The ability to set the unit time delay tU through the application of a variable VVVR to forward delay circuit 52 and, thus, to delay units 52 a . . . 52 z, provides distinct advantages. The unit time delay tU for DLL 50 is adjustably set via the level of VVVR applied to forward delay circuit 52 to thereby adapt DLL 50 to a particular intended application. For example, DLL 50 is adapted for applications wherein a fine lock between the clock signals is desired, and in which the time required to achieve a locked condition is not considered to be critical, through the application of a higher level of VVVR to forward delay circuit 52. The higher level of VVVR reduces the unit delay time tU and thereby increases the resolution of DLL 50 since the alignment of REF_CLK signal 72 with FB_CLK signal 74 occurs in smaller time increments, i.e., the reduced unit delay time tU — HI. The higher resolution of DLL 50, in turn, provides a finer lock, i.e., a closer alignment, between REF_CLK signal 72 and FB_CLK signal 74. Thus, in such applications, it is desirable to apply a higher level of VVVR. Such applications would include, for example, applications in which the reference clock signal is at or near the higher operating frequency range of DLL 50 and/or where a fine lock/alignment is preferred over faster locking times.

Similarly, DLL 50 is adapted for applications that require reduced locking time and only a “coarse” lock between the clock signals through the application of a lower level of VVVR to forward delay circuit 52. The lower level of VVVR increases the unit delay time to tU — LOW. Thus, fewer incremental time delay units tU — LOW must be introduced to achieve a coarse lock condition between the clock signals. Therefore, the time required to achieve a lock condition is reduced. Such applications would include, for example, applications in which the reference clock signal has a relatively low operating frequency and/or which require only a coarse lock condition.

As stated above, VVVR is set during design and/or parametric testing of DLL 50 and/or IC 70 to thereby set the duration of unit delay time tU. Referring now to FIG. 4, one embodiment of a VVR of the present invention is shown. VVR 62 is formed, for example, on a common substrate with or is commonly packaged with and interconnected to, integrated circuit (IC) 70. VVR 62 includes operational amplifier (op amp) 102, transistor 104, and voltage divider circuit 106.

Op amp 102 includes inputs 102 a and 102 b, and output 102 c. Input 102 a is electrically connected to VREF, an internally generated reference voltage supply, and input 102 b is electrically connected to node 108 and, thus, to voltage VFB. Output 102 c is connected to transistor 104.

Transistor 104, such as, for example, a p-channel field effect transistor (PFET), is connected between VEXT and voltage divider circuit 106, with output 102 c of op amp 102 controlling the gate of transistor 104. Transistor 104 operates in conjunction with op amp 102 to maintain VREF substantially equal to VFB. More particularly, op amp 102 senses any decrease in VFB and decreases the voltage at output 102 c which, in turn, opens transistor 104 wider, i.e., increases the current flow through transistor 104, thereby increasing the voltage across voltage divider circuit 106 and maintaining VFB approximately equal to VREF.

Voltage divider circuit 106 includes node 108 and resistors R1 and R2. Output 102 c of op amp 102 is electrically connected to node 108 through resistor R1, and node 108 is connected to ground potential through resistor R2. Node 108 is directly electrically connected to input 102 b of op amp 102. VFB is the voltage present at node 108, and thus input 102 b is electrically connected to VFB. VFB is determined by the ratio of the value of resistor R2 to the sum of the values of resistors R1 and R2. More particularly, VFB=VVVR (R2/(R1+R2)). Accordingly, VVVR=VFB ((R1+R2)/R2). Therefore, VVVR is set by adjusting the ratio of the values of R1 and R2, such as, for example, by laser trimming and/or a mask change to alter the physical dimensions of the resistors. By setting and/or adjusting the ratio of the resistance values of resistors R1 and R2, a desired value of VVVR is obtained. Forward delay circuit 14 is supplied with VVVR. As described above, unit time delay tU varies inversely with the voltage supplied to delay units 52 a . . . 52 z. Therefore, tU is set to a desired value by setting VVVR through the adjustment of the ratio of the resistance values of R1 and R2, and DLL 50 is quickly and easily adapted during fabrication and/or processing to different application requirements without the need for redesign or separate manufacturing runs.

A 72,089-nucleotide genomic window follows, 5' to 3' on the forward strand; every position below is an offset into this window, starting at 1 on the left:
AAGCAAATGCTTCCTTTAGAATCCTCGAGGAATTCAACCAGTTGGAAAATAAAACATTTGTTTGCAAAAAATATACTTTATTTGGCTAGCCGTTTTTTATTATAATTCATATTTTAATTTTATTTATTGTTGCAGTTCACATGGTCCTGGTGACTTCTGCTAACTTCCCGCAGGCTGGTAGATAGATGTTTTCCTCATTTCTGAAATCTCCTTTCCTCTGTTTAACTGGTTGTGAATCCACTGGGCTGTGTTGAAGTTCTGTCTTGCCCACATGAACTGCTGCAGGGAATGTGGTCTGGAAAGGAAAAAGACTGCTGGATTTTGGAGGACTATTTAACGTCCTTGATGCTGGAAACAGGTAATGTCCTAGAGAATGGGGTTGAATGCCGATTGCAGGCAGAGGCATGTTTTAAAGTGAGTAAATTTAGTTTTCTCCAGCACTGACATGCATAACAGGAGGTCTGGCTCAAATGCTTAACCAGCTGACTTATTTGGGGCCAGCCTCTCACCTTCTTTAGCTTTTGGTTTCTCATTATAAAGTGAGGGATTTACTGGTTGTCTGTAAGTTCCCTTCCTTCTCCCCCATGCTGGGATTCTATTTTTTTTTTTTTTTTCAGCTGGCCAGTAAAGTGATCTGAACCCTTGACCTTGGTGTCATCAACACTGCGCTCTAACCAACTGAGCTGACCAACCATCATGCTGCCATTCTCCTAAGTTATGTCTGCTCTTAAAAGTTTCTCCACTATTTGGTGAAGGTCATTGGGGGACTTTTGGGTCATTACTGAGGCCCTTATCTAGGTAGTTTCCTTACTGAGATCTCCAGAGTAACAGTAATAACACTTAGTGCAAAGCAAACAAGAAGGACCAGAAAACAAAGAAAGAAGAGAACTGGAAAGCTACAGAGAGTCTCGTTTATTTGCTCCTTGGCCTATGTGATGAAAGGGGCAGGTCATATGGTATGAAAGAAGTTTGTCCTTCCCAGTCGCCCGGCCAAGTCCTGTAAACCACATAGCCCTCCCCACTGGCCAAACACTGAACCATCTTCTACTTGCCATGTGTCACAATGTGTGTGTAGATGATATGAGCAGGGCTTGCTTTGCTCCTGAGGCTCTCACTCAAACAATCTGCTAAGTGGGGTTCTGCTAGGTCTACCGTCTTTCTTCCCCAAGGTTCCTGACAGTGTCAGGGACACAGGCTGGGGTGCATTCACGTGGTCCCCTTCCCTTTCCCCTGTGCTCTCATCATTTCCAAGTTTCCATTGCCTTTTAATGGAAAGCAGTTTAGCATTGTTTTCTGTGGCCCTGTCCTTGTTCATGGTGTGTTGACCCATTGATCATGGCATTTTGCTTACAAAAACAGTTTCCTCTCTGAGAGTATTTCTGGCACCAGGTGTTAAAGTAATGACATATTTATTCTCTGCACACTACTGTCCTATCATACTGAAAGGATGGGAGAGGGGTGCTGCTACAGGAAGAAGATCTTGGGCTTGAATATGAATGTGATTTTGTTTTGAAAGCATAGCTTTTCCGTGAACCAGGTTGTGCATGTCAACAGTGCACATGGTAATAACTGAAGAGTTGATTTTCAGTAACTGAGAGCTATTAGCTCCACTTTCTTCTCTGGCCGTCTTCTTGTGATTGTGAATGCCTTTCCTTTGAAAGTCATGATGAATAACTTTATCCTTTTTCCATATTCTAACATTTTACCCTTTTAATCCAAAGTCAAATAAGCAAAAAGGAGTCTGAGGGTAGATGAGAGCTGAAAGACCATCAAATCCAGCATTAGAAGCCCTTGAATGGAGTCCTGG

While this invention has been described as having a preferred design, the present invention can be further modified within the spirit and scope of this disclosure. This application is therefore intended to cover any variations, uses, or adaptations of the present invention using the general principles disclosed herein. Further, this application is intended to cover such departures from the present disclosure as come within the known or customary practice in the art to which this invention pertains and which fall within the limits of the appended claims.

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Classifications
U.S. Classification327/158, 327/149
International ClassificationH03L7/081
Cooperative ClassificationH03L7/0814
European ClassificationH03L7/081A1
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Effective date: 20020312
Owner name: INFINEON TECHNOLOGIES NORTH AMERICA CORP. 1730 NOR
Free format text: ASSIGNMENT OF ASSIGNORS INTEREST;ASSIGNORS:ALEXANDER, GEORGE W. /AR;REEL/FRAME:012716/0126